The fact that avocados on the tree looked like testicles (in fact, the Aztec word ahuacatl means “testicle”), and were purportedly an aid to sexual prowess, kept them off the tables of polite society.

    In time, they gained acceptance. By the 1950s, avocados began to appear in salads; and avocados stuffed with chicken, crab or shrimp salad became a popular ladies’ luncheon choice.

    Stuffed potatoes and squash also became known as “boats”; hence, the avocado boat.

    Here’s more history of avocados.

    We love avocado boats, and have compiled 25 different stuffings. Other recipes, including baked and grilled versions, cook eggs in the boats. But these options simply require a ripe avocado and the filling.

    Whatever you choose, a garnish of fresh herbs—basil, cilantro, dill, parsley, thyme—adds an extra flavor dimension, Lovers of spice can add a sprinkle of red chile flakes or a spicy seasoning blend.

  • Caprese salad with grape tomatoes and perlini mozzarella balls
  • Chickpea salad (recipe)
  • Citrus salad (optional feta or goat cheese)
  • Israeli salad
  • Tropical fruit salad (coconut, kiwi, mango, papaya, pineapple in honey-lime juice)

  • Asian chicken salad
  • BBQ chicken (recipe)
  • Buffalo chicken
  • Ceviche
  • Chicken taco salad (recipe or pulled chicken)
  • Crab, shrimp or shrimp salad
  • Egg salad
  • Salmon poke or smoked salmon salad, topped with salmon caviar
  • Seafood salad in vinaigrette (shrimp, mussels, clams, squid)
  • Shrimp cocktail
  • Sloppy joe (beef or turkey)
  • Tuna poke (recipe)
  • Turkey BLT with bacon, chopped tomato, fresh spinach
  • Veggie pizza (chopped veggies of choice, pasta sauce topped with mozzarella, plain or melted)

  • Chopped salad
  • Corn and bean relish
  • Cucumber salad
  • Grain salad (quinoa, etc.)
  • Pico de gallo or other salsa (Chopped tomato, red onion, garlic granules, jalapeño, cilantro, sea salt, and lime juice._
  • Seeds and sprouts (recipe)
  • Three bean salad

    Stuffed Avocado With Curried Chicken Salad
    [1] Avocado boat with curried tuna salad. Here’s the recipe from Kara Lydon.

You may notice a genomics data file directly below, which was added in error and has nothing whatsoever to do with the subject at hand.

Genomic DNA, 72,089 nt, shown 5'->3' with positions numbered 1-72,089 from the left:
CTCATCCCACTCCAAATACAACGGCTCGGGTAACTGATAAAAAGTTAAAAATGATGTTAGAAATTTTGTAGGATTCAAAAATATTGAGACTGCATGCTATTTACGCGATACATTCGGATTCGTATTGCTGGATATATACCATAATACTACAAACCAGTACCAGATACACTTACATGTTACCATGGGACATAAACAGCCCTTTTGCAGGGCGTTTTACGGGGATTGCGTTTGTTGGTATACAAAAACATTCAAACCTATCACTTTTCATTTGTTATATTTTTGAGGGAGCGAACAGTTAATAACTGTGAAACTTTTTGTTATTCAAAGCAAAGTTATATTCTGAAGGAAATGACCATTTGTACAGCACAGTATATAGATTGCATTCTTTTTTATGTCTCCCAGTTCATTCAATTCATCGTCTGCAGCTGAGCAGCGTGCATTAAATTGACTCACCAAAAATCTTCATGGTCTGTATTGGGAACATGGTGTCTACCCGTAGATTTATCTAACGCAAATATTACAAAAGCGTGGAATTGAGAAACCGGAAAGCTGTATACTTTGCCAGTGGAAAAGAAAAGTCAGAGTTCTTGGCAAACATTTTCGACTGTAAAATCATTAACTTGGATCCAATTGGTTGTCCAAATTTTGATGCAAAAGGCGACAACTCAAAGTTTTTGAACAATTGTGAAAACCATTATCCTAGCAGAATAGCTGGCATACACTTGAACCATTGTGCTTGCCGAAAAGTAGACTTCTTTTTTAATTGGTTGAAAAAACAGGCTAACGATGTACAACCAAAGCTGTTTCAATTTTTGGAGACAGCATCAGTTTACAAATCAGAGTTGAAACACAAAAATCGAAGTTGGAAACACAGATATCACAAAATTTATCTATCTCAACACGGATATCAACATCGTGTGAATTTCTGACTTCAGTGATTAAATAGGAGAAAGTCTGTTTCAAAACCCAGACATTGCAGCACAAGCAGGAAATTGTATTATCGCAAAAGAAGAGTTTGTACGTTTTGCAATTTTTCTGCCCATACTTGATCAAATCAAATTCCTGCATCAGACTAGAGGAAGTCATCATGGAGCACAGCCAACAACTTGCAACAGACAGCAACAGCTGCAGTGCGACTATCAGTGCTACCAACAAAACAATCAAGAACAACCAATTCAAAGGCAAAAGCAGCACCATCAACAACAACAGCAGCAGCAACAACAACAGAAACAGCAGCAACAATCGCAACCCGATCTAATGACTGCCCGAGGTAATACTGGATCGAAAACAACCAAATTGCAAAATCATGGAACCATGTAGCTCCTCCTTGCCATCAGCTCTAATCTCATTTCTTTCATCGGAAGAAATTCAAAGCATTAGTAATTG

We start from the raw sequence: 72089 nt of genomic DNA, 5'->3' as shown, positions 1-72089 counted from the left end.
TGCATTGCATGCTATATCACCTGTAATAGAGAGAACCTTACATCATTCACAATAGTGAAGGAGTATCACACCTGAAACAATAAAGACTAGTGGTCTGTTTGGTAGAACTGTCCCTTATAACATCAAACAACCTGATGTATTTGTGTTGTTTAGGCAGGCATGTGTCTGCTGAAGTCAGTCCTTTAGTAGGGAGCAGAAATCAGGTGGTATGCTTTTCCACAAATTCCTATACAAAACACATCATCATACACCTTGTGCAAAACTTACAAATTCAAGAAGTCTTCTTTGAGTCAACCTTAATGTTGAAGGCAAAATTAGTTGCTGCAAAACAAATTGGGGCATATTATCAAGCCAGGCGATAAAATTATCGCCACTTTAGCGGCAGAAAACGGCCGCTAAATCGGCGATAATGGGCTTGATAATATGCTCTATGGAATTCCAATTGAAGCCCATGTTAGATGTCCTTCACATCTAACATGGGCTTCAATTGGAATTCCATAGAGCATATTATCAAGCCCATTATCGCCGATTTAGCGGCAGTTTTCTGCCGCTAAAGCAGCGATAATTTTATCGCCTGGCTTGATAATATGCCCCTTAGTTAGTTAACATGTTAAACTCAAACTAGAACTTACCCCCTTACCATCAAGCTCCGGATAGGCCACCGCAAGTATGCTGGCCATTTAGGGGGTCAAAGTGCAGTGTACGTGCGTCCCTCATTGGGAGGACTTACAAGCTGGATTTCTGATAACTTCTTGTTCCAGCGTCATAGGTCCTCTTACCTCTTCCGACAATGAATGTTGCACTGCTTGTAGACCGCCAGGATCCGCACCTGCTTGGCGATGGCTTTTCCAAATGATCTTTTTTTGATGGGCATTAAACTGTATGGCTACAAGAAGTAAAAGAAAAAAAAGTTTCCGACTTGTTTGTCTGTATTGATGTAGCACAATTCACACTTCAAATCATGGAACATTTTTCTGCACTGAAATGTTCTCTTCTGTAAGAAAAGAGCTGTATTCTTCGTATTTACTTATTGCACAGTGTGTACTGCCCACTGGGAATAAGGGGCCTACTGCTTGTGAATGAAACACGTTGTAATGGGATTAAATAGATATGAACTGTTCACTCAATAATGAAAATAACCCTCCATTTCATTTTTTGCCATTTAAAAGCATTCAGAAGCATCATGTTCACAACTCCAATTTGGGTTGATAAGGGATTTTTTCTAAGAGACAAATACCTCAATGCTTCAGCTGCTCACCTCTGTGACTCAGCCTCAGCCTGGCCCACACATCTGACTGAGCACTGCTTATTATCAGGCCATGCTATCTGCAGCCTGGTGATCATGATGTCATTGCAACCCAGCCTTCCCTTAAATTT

Tuna Poke Avocado Boat
    [2] Trendy poke is delicious in an avocado boat. Here’s the recipe from Anya’s Eats.

    BLT Avocado Boat
    [3] A BLT avocado boat. You can make it a chicken or turkey BLT. Here’s the recipe from The Pioneer Woman.

    Caprese Avocado Boat
    [4] A Caprese avocado boat. Here’s the recipe from Souffle Bombay.

    If we’ve overlooked your favorite avocado boat filling, let us know.


    *Avocado, beans, bell pepper, cacao, chile peppers, corn, potato, pumpkin and other squash and vanilla are some others.



    TIP OF THE DAY: Pimento Cheese Spread & Pimento Cheese Pizza Rolls

    Pimento Cheese Spread Recipe
    [1] A popular Southern snack: pimento cheese with bread or crackers (photo courtesy Wisconsin Cheese Talk).

    Crudites With Pimento Cheese
    [2] Pimento cheese with crudités (photo courtesy 33 Greenwich | NYC).

    Roasted Red Peppers
    [3] Other subspecies are easily substituted for pimento. They’re sold as generic “roasted red peppers” (photo courtesy Kalyn’s Kitchen).

    Pimento Cheese Pizza Rolls

    [4] These pizza rolls are delicious with wine, beer and cocktails (recipe below, photo courtesy Bev Cooks).


    Pimento cheese, long known as a Southern specialty, has been called the caviar of the south.

    Yet it was actually a Northern invention: a blend of sharp cheddar with cream cheese, chopped pimento and seasonings.

    Here’s the history of pimento cheese, from Robert Moss, a Southern food historian.

    No matter which side of the Mason-Dixon line gave birth to pimento cheese, we’re glad it’s here. It was our mom’s favorite way to serve cream cheese, and when we were young that was easy: Philadelphia Brand sold pimento cream cheese.

    While Philly is out of the pimento cheese business, you can find other brands on the shelf; or make your own with the recipe below.

    Pimiento (pim-YEN-toe) is the Spanish word for a particular sweet chile pepper similar to a red bell pepper. It’s heart-shaped, about 3 to 4 inches long by 2 to 3 inches wide.

    Pimiento is the pepper used to make paprika, and is stuffed into green olives. Its flesh is sweet, succulent and more aromatic than that of the red bell pepper.

    Pimento is often bought in jars or cans. Other subspecies are jarred as well, and labeled either with the subspecies (“roasted red piquillo pepper”) or a generic “roasted red peppers.”

    But look around and you may find freshly-harvested pimentos: They’re in season from late summer through early fall.

    Now to answer the question: Is it pimento or pimiento?

    Pimiento is the Spanish spelling, pimento is the Portuguese spelling. According to the Merriam-Webster dictionary, the primary spelling is pimiento, with pimento as a variation.

    For English speakers, it’s easier to pronounce by leaving out the “i”; but the choice is yours.

    The versatile spread can be served at breakfast, lunch, dinner, and for hors d’oeuvre and snacking.

    From pimento mac and cheese to cheeseburgers to the pizza rolls recipe below, you can substitute pimento cheese anywhere a soft cheese is used.